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Subject: Re: La Forza del Destino
From: "Max D. Winter" <[log in to unmask]>
Reply-To:Max D. Winter
Date:Sat, 14 Jan 2017 12:49:01 -0500

text/plain (45 lines)

Donald is right - Forza IS disjointed and jumps around a lot.  But that was intentional on 
Verdi's part.  His correspondence, both while composing the original and when doing the 
revisions, shows that he was trying to create a big, sprawling epic that covered great 
distances and much time.  Now I don't think Verdi was completely successful in this.  But 
the powerful music goes a long way towards making up for the dramatic hop-skip.

Verdi's intent was to follow one aristocratic family, the Calatravas, and Don Alvaro, an 
outsider bound up with them and their fate through the death of the Marquis, through the 
vicissitudes of death, war, distance, and religious contemplation, and show how Destiny 
pushed them all inoxerably to their collective doom.  (Remember that Don Alvaro commits 
suicide in the original version.)  And the camp/genre scenes, which many regard as 
irrelevant distractions, were for Verdi a very important part of this story: outside the main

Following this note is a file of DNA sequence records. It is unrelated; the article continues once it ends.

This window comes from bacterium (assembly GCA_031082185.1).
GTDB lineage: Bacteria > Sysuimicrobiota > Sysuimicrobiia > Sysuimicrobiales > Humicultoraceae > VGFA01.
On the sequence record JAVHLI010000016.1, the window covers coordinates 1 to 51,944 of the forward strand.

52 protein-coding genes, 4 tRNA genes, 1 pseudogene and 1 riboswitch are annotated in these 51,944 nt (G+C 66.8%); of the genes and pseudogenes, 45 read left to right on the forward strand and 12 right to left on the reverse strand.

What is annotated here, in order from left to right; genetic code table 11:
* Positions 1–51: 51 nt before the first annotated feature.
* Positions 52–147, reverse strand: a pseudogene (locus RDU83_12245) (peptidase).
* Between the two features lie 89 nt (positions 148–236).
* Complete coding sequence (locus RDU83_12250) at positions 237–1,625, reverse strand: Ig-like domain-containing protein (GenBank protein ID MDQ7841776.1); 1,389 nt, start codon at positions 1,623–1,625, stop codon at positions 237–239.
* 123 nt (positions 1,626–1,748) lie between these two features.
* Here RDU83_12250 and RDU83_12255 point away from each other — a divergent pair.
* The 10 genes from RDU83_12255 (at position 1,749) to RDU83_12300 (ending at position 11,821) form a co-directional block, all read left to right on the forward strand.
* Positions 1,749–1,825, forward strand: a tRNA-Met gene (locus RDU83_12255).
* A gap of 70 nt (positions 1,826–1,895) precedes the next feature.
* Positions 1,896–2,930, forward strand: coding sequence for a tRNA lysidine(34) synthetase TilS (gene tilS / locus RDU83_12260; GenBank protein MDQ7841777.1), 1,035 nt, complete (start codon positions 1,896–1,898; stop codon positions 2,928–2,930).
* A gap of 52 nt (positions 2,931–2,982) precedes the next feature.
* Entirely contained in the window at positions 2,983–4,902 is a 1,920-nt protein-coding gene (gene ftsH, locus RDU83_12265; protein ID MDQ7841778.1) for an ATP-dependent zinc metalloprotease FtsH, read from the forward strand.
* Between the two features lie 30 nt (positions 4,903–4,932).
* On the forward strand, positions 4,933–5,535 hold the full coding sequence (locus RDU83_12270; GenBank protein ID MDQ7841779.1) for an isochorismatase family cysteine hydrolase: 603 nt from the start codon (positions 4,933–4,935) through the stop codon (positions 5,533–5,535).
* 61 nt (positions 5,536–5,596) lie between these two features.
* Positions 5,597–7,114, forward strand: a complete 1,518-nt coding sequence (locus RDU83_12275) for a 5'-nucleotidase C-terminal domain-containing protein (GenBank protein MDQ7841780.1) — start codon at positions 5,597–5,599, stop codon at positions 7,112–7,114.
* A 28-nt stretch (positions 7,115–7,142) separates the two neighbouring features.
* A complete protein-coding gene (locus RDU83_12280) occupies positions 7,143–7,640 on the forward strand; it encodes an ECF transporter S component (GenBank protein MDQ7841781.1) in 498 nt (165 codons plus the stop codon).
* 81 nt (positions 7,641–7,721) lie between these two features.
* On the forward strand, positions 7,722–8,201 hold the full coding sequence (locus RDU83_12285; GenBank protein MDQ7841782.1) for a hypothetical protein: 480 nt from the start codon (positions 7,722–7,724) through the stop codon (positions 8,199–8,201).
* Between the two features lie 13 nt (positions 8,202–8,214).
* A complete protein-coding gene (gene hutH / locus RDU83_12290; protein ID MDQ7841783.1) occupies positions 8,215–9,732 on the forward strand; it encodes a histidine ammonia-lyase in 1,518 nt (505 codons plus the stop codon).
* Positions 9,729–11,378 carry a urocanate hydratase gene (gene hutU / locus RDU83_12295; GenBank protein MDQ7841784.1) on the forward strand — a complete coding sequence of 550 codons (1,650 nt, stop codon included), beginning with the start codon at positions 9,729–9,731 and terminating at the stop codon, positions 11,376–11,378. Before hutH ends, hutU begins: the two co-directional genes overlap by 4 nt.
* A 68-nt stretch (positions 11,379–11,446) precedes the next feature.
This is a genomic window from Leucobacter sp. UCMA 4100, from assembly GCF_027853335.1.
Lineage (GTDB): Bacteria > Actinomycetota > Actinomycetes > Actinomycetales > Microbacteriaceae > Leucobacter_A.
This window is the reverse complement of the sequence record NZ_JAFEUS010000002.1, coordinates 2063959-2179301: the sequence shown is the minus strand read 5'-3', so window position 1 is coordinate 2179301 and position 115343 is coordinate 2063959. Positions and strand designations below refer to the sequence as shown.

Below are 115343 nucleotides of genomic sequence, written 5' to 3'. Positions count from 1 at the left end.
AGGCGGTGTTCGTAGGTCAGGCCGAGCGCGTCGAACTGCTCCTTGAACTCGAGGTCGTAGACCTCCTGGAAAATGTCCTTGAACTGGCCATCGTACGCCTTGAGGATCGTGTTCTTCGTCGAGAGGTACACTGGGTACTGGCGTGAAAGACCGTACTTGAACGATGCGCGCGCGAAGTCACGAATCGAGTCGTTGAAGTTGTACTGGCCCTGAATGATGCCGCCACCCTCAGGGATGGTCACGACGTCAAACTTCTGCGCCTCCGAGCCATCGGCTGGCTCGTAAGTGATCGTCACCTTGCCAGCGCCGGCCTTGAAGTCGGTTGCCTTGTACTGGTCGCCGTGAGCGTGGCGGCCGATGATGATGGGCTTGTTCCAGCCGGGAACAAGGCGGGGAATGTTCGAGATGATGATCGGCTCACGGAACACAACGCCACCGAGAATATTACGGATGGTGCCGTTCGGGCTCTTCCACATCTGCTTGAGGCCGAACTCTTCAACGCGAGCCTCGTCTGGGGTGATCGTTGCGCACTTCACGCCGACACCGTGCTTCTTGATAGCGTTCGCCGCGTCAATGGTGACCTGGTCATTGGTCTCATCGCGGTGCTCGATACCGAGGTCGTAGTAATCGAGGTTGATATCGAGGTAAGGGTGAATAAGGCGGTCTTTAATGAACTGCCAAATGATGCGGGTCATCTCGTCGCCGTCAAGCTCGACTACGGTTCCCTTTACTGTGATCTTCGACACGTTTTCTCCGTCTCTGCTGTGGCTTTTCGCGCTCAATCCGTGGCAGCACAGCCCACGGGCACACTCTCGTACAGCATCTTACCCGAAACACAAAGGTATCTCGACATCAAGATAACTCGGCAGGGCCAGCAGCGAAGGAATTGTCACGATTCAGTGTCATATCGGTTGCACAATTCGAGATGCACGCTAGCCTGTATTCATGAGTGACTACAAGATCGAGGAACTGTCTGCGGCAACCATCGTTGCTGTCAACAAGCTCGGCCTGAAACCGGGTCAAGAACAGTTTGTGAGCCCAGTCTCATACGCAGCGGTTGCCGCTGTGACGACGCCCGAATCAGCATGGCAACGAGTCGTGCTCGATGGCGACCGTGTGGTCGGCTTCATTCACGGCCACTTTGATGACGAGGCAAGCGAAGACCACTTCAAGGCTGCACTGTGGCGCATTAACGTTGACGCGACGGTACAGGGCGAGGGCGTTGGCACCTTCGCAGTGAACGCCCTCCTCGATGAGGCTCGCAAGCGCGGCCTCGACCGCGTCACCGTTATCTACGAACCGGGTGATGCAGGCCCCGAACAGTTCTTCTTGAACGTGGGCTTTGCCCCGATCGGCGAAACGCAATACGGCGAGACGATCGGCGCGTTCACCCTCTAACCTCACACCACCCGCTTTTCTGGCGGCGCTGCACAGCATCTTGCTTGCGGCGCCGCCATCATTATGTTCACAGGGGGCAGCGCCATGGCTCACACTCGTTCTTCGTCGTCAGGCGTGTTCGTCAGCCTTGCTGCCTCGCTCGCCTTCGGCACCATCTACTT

narrative but nevertheless interacting with it and providing a constantly shifting and colorful 
background.  Verdi actually was more concerned with the casting of Melitone, Trabucco and 
Preziosilla, than he was with the main roles. 

Complaints that "The Force of Destiny" should be retitled, "The Force of Coincidence," miss 
the point.  DESTINY/FATE - embodied in those three brass notes and the surging "destiny" 
theme, which recurs throughout the opera - pushes all the characters towards that tragic 
final scene.  In this opera, there is no coincidence - nothing is random or happenstance 
because the force of destiny, impersonal, inoxerable and tragic, determines these 
characters' choices and movements.     

In "Forza," Verdi really was aiming high and on a scale not previously attempted in Italian 
opera.  If he failed in part, ultimately, it is nevertheless a noble, grand failure that 
commands respect if not affection.  "Forza" is not my favorite Verdi opera, but I love much 
of it, particularly the Convent Scene and the final scene.  With a first-rate cast and 
production, it can be a powerful experience.  



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